We have reviewed the summary judgment evidence and have found several respects in which questions of fact exist which are material to the issue of whether the hotel was negligent in connection with the circumstances which produced appellant's injuries:

(1) The deposition of John E. Colacino, who was employed by the Shamrock Hilton as a security guard at the time of the attack on the appellant and was head of that security system when his deposition was taken, states that he made no conscious effort to find out anything about the crime situation in the area immediately surrounding the hotel.

The appellee's answers to interrogatories show that the police were called to the hotel twice in the twelve months preceding the attack on appellant due to robberies in the vicinity of the hotel. In one of these the victim, a guest of the hotel, had been robbed on Holcombe Boulevard, and in the other the victim was assaulted, robbed and injured on Montclair Street and was assisted into the hotel, where hotel employees called the police. A map of the hotel attached to the interrogatories showed that the hotel occupies a triangle of land bordered by Montclair Street, Holcombe Boulevard, and Main Street. The parking lot where appellant was assaulted borders Holcombe and extends close to Main Street. It would be reasonable to infer that if two such incidents occurred in such close proximity to the hotel that the victims came or were brought to the hotel for help, the hotel was then aware of facts which should have prompted it to ascertain the extent of such crimes in the immediate area in order to determine what security measures would be necessary to protect its guests from potential assaults within the perimeters of the hotel's own property.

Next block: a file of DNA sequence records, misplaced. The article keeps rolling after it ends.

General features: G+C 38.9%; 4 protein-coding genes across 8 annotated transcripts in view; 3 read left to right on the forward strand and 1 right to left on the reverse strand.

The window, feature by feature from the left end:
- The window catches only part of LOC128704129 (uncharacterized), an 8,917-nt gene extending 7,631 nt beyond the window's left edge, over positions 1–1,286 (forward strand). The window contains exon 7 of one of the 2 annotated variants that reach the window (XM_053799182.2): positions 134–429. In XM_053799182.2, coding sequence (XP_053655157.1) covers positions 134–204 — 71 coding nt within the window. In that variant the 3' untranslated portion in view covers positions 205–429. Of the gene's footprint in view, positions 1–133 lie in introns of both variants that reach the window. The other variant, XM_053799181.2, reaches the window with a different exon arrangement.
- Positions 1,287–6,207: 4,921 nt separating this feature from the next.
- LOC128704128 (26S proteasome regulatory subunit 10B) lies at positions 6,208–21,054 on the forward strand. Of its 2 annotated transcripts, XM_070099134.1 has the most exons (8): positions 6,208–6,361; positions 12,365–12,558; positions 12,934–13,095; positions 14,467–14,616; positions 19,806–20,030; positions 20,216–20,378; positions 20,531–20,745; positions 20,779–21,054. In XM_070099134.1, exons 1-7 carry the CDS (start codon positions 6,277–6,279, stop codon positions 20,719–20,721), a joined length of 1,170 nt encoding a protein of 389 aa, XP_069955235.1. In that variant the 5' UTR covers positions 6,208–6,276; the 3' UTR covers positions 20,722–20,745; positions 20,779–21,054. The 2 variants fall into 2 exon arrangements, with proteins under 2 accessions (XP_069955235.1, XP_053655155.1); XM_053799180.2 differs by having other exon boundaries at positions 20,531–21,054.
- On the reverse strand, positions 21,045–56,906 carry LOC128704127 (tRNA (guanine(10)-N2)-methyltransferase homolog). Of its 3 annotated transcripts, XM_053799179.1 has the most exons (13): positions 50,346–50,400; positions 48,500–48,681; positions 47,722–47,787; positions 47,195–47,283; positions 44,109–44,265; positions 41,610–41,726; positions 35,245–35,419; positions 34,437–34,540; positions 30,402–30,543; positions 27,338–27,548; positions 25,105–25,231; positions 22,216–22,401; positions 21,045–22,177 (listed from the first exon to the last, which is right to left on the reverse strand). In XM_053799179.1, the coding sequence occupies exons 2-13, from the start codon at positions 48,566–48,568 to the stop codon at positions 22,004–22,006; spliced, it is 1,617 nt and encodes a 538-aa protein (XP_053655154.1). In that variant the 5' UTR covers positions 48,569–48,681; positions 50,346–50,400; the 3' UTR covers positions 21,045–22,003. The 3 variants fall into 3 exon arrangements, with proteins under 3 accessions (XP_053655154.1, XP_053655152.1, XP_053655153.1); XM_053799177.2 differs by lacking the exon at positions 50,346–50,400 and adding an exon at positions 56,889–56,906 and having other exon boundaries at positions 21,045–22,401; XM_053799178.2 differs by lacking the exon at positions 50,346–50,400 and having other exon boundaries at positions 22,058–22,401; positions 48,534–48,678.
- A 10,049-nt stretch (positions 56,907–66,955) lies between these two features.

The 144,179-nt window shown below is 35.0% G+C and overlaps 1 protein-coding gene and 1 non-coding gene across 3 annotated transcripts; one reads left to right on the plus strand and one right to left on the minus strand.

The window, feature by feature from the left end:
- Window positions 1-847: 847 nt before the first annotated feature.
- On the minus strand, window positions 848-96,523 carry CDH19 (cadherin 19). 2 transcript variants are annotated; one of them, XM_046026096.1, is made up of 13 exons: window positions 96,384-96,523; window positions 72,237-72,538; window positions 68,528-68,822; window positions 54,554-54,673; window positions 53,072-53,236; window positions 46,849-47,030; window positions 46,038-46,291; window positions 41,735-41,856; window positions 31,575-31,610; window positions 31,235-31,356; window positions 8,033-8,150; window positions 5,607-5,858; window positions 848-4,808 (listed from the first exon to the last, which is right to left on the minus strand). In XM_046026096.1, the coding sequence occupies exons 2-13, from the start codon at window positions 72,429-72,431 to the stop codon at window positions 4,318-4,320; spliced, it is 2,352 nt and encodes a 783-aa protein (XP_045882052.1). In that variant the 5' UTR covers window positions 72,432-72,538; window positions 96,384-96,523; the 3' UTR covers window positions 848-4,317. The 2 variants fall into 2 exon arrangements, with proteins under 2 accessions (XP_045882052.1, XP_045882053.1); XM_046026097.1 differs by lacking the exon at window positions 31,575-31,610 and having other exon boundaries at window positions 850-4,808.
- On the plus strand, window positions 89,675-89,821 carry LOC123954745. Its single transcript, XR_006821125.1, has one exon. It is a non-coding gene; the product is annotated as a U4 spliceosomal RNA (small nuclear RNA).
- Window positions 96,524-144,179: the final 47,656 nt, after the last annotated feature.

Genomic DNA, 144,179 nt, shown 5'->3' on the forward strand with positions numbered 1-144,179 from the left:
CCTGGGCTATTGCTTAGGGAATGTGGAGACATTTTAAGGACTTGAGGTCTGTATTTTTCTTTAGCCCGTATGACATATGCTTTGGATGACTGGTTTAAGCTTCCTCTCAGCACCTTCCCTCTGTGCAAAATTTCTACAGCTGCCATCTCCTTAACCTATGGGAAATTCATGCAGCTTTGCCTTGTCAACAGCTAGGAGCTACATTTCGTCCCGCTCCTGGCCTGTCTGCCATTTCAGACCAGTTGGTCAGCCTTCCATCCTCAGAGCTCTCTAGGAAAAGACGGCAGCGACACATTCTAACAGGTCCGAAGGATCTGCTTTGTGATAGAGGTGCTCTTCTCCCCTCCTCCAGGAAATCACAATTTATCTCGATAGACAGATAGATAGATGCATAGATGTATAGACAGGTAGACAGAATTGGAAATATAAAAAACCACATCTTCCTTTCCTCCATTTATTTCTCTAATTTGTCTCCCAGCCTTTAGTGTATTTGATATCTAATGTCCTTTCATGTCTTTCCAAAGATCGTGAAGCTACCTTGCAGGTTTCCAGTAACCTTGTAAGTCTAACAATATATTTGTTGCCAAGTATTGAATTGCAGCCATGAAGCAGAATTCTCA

(2) The deposition of Colacino also states that it was common for off-duty policemen to be hired to bolster the hotel's own security force when large conventions were held at the hotel. He states that the convention attended by appellant was considered a large convention. Colacino had no knowledge of whether any extra security personnel were hired for that convention. Appellee, in its answer to the interrogatory which requested the names, addresses, hours worked, and specific areas of responsibility of "all security personnel of the Shamrock Hilton" on the date of the incident, listed only four men, one for each of the three shifts for the twenty-four hours of that date, and one who was on vacation at the time. There is no evidence to show that any extra security personnel were hired to bolster the hotel's own security force at the time of a large convention in accord with the hotel's own security policy. This establishes facts from which a jury could infer that the hotel was negligent in not following its own established standards of care.

(3) The affidavit of D. A. Miller, an expert by experience and education in the matter of providing security, states that in his opinion, based on his training, education, and experience, it would take more than one guard per shift to adequately patrol a hotel the size of the Shamrock Hilton in the evening hours. Colacino's deposition and appellee's answers to interrogatories show that only one guard per eight hour shift was employed...

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    ...64 (Tex. App.-San Antonio 1983, writ ref'd n.r.e.); and another dealing with both, Walkoviak v. Hilton Hotel Corp., 580 S.W.2d 623, 625, 628 (Tex. Civ. App.-Houston [14th Dist.] 1979, writ ref'd n.r.e.). See Nixon, 690 S.W.2d at The confusion has been perpetuated since Nixon. In Walker v. H......